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Opened 16 months ago

Last modified 12 months ago

#57483 new defect (bug)

Improve optimizations for WP_Site::get_instance and WP_Network::get_instance

Reported by: kovshenin's profile kovshenin Owned by:
Milestone: Awaiting Review Priority: normal
Severity: normal Version: 5.3
Component: Networks and Sites Keywords: has-patch
Focuses: multisite, performance Cc:

Description

Following up on #42251 and r45910.

I recently ran into a problem with this specific optimization. In one case it resulted in an existing site being redirected to the main site as if it did not exist. In a second case it went all the way to dead_db(). In both instances the existing site in question had a -1 stored in the object cache. Both problems persisted until the object cache was flushed.

I think the main problem is that in WP_Site::get_instance (and Network) we do not account for wpdb::get_row failing, we don't check last_error. This means that a brief database outage can cause a permanent -1 be saved in object cache for a site that actually does exist.

It's not easy to reproduce, as the existing/valid sites will be in cache most of the time, so that portion of the codebase is rarely executed. However, there is one core function that helps with this tremendously. It's wpmu_update_blogs_date and it invalidates the site cache every time it needs to update the timestamp (when a post is published or update for example).

I wrote this little mu-plugin to help reproduce the problem:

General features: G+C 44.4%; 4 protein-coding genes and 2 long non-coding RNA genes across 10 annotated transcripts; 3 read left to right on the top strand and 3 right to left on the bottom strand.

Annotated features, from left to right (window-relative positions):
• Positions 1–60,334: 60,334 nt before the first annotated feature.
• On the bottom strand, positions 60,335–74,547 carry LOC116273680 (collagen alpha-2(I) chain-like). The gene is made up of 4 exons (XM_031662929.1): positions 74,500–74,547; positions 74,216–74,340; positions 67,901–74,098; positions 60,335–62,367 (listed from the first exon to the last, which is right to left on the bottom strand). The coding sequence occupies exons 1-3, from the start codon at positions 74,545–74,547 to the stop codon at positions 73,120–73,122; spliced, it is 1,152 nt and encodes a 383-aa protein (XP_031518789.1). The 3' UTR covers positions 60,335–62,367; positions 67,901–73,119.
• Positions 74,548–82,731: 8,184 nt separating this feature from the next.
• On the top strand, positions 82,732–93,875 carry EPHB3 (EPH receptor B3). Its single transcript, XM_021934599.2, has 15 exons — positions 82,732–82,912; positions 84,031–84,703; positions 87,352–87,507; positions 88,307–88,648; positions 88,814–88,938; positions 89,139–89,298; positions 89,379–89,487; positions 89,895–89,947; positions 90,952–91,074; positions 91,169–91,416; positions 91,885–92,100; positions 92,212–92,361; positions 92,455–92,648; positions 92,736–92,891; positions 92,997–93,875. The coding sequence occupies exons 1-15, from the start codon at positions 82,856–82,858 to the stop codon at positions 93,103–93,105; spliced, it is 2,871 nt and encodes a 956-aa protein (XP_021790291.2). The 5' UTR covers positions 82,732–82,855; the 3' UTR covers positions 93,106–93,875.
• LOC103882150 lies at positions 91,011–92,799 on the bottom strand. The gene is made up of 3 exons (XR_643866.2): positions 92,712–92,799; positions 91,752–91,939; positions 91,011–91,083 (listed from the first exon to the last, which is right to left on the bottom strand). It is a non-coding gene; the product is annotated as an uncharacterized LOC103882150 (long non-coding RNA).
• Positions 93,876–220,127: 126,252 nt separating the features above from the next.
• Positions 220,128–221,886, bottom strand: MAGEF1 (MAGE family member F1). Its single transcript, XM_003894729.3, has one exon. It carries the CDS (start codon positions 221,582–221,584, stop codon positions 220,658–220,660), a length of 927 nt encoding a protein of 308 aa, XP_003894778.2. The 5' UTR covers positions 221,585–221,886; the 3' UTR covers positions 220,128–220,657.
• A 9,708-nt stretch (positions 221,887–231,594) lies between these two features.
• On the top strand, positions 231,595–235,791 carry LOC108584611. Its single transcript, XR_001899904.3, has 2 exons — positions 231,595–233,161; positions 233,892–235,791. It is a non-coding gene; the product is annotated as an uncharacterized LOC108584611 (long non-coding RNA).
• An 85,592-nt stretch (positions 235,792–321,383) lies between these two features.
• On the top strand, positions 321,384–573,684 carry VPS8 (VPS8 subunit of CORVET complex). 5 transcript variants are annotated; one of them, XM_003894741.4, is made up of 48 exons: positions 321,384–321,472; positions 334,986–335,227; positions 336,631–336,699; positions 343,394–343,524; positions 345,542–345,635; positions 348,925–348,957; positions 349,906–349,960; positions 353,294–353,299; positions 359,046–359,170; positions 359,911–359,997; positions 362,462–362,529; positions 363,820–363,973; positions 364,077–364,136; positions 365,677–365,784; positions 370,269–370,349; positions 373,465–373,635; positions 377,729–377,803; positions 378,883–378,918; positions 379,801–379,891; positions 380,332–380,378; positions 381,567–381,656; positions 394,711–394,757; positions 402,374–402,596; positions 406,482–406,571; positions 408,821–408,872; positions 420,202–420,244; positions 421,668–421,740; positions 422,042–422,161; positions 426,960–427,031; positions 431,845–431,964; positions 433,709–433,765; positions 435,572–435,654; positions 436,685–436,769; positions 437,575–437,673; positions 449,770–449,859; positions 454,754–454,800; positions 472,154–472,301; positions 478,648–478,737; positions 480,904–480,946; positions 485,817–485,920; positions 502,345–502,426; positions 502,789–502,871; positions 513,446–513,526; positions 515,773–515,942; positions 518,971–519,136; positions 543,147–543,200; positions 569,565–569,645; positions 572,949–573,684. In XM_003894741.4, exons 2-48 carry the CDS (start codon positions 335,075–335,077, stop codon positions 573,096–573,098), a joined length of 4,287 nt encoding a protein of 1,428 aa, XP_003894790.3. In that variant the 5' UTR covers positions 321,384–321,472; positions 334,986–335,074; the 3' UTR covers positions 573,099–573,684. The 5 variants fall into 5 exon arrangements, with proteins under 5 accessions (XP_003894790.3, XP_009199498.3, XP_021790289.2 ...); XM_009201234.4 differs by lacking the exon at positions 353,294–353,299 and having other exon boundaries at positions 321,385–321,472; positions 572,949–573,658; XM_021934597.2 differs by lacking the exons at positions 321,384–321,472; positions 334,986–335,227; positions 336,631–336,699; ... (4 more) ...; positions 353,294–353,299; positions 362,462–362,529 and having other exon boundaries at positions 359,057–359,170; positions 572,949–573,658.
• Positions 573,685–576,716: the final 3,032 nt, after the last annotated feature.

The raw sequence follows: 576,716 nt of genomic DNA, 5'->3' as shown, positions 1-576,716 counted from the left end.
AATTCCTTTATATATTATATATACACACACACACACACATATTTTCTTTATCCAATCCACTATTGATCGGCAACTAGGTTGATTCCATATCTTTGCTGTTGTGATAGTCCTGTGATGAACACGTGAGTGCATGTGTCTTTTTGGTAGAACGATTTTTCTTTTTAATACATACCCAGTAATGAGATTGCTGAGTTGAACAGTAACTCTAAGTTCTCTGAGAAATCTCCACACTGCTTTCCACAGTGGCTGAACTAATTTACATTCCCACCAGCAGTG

add_action( 'muplugins_loaded', function() {
    switch_to_blog( 3 );
    wpmu_update_blogs_date();
    restore_current_blog();
    die();
} );

I fire some traffic at the site and observed the MySQL query log to confirm a significant amount of UPDATE queries for the site timestamp, as well as SELECT * FROM wp_blogs ... queries which came from WP_Site::get_instance().

Next, I simulated some turbulence in the network, by killing all established connections on the MySQL port 3306 (using tcpkill), resulting in a few "MySQL has gone away" errors in the PHP error log. I did this a couple of times until the site with the ID of 3 disappeared from My Sites in the Network Admin.

I confirmed the object cache state in Redis:

127.0.0.1:6379> get sites:3
"-1"

I was able to reproduce this quite reliably with about 50 concurrent requests to the site, and 2-3 rounds of tcpkill. Of course it doesn't happen all that often under normal conditions, though I was unlucky enough to see it happen twice in the last 6 months (on very high traffic sites with plenty of updates).

Personally I feel like we should revert this entire optimization. As much as I appreciate all the hard work, I don't see much benefit of caching IDs that don't exist, much like we don't cache posts that do not exist.

At the very least though, we should check the last_error before caching a -1 in both cases.

Change History (4)

#1 @SergeyBiryukov
16 months ago

  • Component changed from General to Networks and Sites
  • Focuses multisite added

#2 @spacedmonkey
16 months ago

Looping in @flixos90 as he worked on the original patch.

This ticket was mentioned in Slack in #core by arunas. View the logs.


12 months ago

This ticket was mentioned in PR #4574 on WordPress/wordpress-develop by @ideag.


12 months ago
#4

  • Keywords has-patch added

This PR utilises the fact that $wpdb->get_row() will return a null when no entries were found vs false when it experienced an error. A null result is still cached (site/network does not exist), while a false one (query failed) is not.

Trac ticket: https://core.trac.wordpress.org/ticket/57483

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